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 popo619 05-10-2013 06:31 PM

General question about cost/energy use of additional lightbulbs to a ceiling light

Hi.
When I talk about the light, i am referring to a regular bedroom ceiling light that you would flick on with a switch on the wall.
I was wondering if someone could explain if there is a difference in price and energy used when you add a lightbulb to a ceiling light fixture that can input at most 3 light bulbs.

So if i originally had 1 light bulb in place and didn't use the other two spaces, would it be cheaper then having 2 light bulb's in place, leaving the third space unused.

Here's a sample picture.https://www.google.ca/search?q=ceili...-6%3B894%3B894
A detailed explaination would be appreciated

EDIT:When I talk about the light, i am referring to a regular bedroom ceiling light that you would flick on with a switch on the wall.

 MTN REMODEL LLC 05-10-2013 06:45 PM

I don't work or pay attention to the POCO.... but yes... as a "rough" guess
one light bulb costs about 1/3 the cost of three, 2 light bulbs cost about 2/3 the cost of 3, and three lightbulbs cost exactly 3/3 of three light bulbs.

(generally for lights seldom used, the cost is relatively nominal/small.... but everything adds up, and CFL's and
LED's cost significantly less than standard incadesents EDIT;to operate.)

PS: I am a CPA and pretty sure of my answer.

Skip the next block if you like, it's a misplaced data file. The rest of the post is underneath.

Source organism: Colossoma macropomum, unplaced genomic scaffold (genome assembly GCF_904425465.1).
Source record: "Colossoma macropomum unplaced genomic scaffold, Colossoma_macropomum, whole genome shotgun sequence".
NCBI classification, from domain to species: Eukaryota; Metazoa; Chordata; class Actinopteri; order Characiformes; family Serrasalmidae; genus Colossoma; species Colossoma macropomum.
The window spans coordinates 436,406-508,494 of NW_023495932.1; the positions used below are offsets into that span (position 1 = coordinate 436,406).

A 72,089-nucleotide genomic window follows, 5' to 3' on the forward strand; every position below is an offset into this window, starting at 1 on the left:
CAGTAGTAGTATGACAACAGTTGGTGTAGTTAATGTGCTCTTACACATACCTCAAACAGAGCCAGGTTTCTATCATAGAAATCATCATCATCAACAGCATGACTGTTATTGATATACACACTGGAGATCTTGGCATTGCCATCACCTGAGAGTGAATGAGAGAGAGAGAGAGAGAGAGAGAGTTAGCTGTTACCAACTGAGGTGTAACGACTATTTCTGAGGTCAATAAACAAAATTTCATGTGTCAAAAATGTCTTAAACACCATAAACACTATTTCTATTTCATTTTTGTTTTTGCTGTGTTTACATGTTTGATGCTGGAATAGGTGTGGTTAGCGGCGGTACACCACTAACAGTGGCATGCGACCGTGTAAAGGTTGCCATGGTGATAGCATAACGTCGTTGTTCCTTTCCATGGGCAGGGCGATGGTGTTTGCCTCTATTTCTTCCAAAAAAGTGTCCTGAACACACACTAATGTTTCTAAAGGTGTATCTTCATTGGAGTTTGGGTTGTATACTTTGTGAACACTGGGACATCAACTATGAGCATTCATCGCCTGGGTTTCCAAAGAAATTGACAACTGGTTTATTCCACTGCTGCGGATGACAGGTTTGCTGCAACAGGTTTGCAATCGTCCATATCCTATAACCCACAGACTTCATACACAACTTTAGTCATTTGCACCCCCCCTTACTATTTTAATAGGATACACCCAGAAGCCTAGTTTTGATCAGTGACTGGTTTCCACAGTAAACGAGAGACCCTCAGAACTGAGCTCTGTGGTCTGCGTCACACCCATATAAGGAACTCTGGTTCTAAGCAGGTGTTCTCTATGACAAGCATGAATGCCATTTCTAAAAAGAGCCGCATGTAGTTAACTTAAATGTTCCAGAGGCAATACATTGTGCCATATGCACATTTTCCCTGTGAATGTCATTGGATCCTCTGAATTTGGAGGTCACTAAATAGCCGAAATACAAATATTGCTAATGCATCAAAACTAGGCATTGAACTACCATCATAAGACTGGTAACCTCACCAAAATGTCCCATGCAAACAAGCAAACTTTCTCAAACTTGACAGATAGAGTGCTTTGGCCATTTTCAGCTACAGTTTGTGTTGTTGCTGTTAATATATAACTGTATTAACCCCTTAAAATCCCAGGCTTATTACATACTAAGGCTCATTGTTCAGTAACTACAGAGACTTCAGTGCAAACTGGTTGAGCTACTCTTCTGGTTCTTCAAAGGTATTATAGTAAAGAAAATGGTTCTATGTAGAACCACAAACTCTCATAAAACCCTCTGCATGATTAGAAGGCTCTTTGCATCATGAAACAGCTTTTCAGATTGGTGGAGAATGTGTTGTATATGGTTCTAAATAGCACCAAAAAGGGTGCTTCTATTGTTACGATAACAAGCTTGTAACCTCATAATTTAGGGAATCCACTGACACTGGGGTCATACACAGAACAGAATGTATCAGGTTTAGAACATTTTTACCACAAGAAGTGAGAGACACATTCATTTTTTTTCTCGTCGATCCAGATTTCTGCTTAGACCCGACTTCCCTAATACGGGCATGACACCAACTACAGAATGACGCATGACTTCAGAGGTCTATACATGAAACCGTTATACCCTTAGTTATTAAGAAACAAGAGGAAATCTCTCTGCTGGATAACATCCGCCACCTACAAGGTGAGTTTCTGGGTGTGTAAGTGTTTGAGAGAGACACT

jbfan 05-10-2013 07:01 PM

Of course 1 lamp will use less energy of 2 lamps, as long as they are rated the same wattage, and 2 will use energy than 3.
The difference on the electric bill will be negligible.

 MTN REMODEL LLC 05-10-2013 07:26 PM

Quote:
 Originally Posted by jbfan (Post 1176740) Of course 1 lamp will use less energy of 2 lamps, as long as they are rated the same wattage, and 2 will use energy than 3. The difference on the electric bill will be negligible.
JB.... wasn't gonna get that technical... nor factor in the inherent heating factor/air conditioning variables as to final cost.:)

 popo619 05-10-2013 11:28 PM

thanks a lot guys

 ddawg16 05-11-2013 05:09 AM

It's a pretty simple thing to calculate.....

Look at the bulb wattage....actual wattage.

If you have a 65w bulb....if it's incandescent...it will put out 65 watts of heat energy....give or take a watt or two. If you have a 23w CFL...it will put out 23 watts of heat energy....give or take a watt or two....but...it will put out as much light as a 100w incandescent bulb.....

If you put 3 60w bulbs in a light fixture....you will have the equivalent of 180 watts of heat energy.

Simple math

Or put it this way....each watt of electrical energy a bulb uses is equal to 3.4 BTU's of heat. So a 100w bulb is going to give you 341.24 BTU's

 Minus08 05-11-2013 08:33 AM

Quote: